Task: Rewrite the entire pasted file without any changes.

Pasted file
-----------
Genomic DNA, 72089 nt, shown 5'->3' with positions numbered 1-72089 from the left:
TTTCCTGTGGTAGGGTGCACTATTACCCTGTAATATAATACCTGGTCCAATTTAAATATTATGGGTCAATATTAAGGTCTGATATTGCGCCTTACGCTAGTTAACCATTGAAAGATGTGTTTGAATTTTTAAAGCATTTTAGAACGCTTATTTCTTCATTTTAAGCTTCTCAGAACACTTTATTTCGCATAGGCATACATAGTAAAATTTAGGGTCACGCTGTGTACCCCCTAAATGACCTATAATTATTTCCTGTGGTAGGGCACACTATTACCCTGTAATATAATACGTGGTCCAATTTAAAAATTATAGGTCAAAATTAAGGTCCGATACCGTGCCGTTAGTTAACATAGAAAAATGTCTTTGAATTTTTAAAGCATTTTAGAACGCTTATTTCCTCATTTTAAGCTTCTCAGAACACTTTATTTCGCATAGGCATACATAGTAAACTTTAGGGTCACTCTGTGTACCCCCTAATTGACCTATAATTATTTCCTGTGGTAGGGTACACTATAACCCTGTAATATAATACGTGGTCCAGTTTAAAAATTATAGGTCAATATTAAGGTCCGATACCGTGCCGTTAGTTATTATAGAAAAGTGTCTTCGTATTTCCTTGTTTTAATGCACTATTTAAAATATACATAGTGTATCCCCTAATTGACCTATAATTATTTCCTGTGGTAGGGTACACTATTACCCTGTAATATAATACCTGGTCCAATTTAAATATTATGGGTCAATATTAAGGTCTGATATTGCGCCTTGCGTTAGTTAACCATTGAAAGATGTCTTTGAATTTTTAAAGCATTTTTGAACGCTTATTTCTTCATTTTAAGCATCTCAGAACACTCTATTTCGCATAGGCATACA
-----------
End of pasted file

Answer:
Genomic DNA, 72089 nt, shown 5'->3' with positions numbered 1-72089 from the left:
TTTCCTGTGGTAGGGTGCACTATTACCCTGTAATATAATACCTGGTCCAATTTAAATATTATGGGTCAATATTAAGGTCTGATATTGCGCCTTACGCTAGTTAACCATTGAAAGATGTGTTTGAATTTTTAAAGCATTTTAGAACGCTTATTTCTTCATTTTAAGCTTCTCAGAACACTTTATTTCGCATAGGCATACATAGTAAAATTTAGGGTCACGCTGTGTACCCCCTAAATGACCTATAATTATTTCCTGTGGTAGGGCACACTATTACCCTGTAATATAATACGTGGTCCAATTTAAAAATTATAGGTCAAAATTAAGGTCCGATACCGTGCCGTTAGTTAACATAGAAAAATGTCTTTGAATTTTTAAAGCATTTTAGAACGCTTATTTCCTCATTTTAAGCTTCTCAGAACACTTTATTTCGCATAGGCATACATAGTAAACTTTAGGGTCACTCTGTGTACCCCCTAATTGACCTATAATTATTTCCTGTGGTAGGGTACACTATAACCCTGTAATATAATACGTGGTCCAGTTTAAAAATTATAGGTCAATATTAAGGTCCGATACCGTGCCGTTAGTTATTATAGAAAAGTGTCTTCGTATTTCCTTGTTTTAATGCACTATTTAAAATATACATAGTGTATCCCCTAATTGACCTATAATTATTTCCTGTGGTAGGGTACACTATTACCCTGTAATATAATACCTGGTCCAATTTAAATATTATGGGTCAATATTAAGGTCTGATATTGCGCCTTGCGTTAGTTAACCATTGAAAGATGTCTTTGAATTTTTAAAGCATTTTTGAACGCTTATTTCTTCATTTTAAGCATCTCAGAACACTCTATTTCGCATAGGCATACA